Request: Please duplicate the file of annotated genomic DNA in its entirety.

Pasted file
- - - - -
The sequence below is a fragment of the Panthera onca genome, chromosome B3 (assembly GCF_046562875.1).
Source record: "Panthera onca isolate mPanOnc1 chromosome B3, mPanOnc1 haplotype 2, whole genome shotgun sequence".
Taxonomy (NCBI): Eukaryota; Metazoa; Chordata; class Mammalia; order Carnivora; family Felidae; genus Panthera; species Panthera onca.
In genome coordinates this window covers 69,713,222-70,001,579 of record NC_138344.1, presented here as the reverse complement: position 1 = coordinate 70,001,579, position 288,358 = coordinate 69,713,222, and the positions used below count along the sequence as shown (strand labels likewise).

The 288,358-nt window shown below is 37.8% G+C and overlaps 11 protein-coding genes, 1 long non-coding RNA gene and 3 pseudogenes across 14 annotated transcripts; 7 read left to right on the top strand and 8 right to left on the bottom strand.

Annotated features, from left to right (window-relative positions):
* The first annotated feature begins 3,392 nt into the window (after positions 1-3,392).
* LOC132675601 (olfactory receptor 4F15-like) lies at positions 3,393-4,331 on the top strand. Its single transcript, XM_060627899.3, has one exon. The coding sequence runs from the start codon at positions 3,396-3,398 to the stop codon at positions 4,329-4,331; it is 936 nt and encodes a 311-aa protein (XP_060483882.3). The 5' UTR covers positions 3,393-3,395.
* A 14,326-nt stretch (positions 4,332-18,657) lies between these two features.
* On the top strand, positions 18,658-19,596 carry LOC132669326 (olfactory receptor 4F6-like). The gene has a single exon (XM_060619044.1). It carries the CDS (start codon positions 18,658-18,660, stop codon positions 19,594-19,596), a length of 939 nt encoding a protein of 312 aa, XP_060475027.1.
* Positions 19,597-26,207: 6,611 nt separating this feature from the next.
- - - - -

The sequence below is a fragment of the Panthera onca genome, chromosome B3 (assembly GCF_046562875.1).
Source record: "Panthera onca isolate mPanOnc1 chromosome B3, mPanOnc1 haplotype 2, whole genome shotgun sequence".
Taxonomy (NCBI): Eukaryota; Metazoa; Chordata; class Mammalia; order Carnivora; family Felidae; genus Panthera; species Panthera onca.
In genome coordinates this window covers 69,713,222-70,001,579 of record NC_138344.1, presented here as the reverse complement: position 1 = coordinate 70,001,579, position 288,358 = coordinate 69,713,222, and the positions used below count along the sequence as shown (strand labels likewise).

The 288,358-nt window shown below is 37.8% G+C and overlaps 11 protein-coding genes, 1 long non-coding RNA gene and 3 pseudogenes across 14 annotated transcripts; 7 read left to right on the top strand and 8 right to left on the bottom strand.

Annotated features, from left to right (window-relative positions):
* The first annotated feature begins 3,392 nt into the window (after positions 1-3,392).
* LOC132675601 (olfactory receptor 4F15-like) lies at positions 3,393-4,331 on the top strand. Its single transcript, XM_060627899.3, has one exon. The coding sequence runs from the start codon at positions 3,396-3,398 to the stop codon at positions 4,329-4,331; it is 936 nt and encodes a 311-aa protein (XP_060483882.3). The 5' UTR covers positions 3,393-3,395.
* A 14,326-nt stretch (positions 4,332-18,657) lies between these two features.
* On the top strand, positions 18,658-19,596 carry LOC132669326 (olfactory receptor 4F6-like). The gene has a single exon (XM_060619044.1). It carries the CDS (start codon positions 18,658-18,660, stop codon positions 19,594-19,596), a length of 939 nt encoding a protein of 312 aa, XP_060475027.1.
* Positions 19,597-26,207: 6,611 nt separating this feature from the next.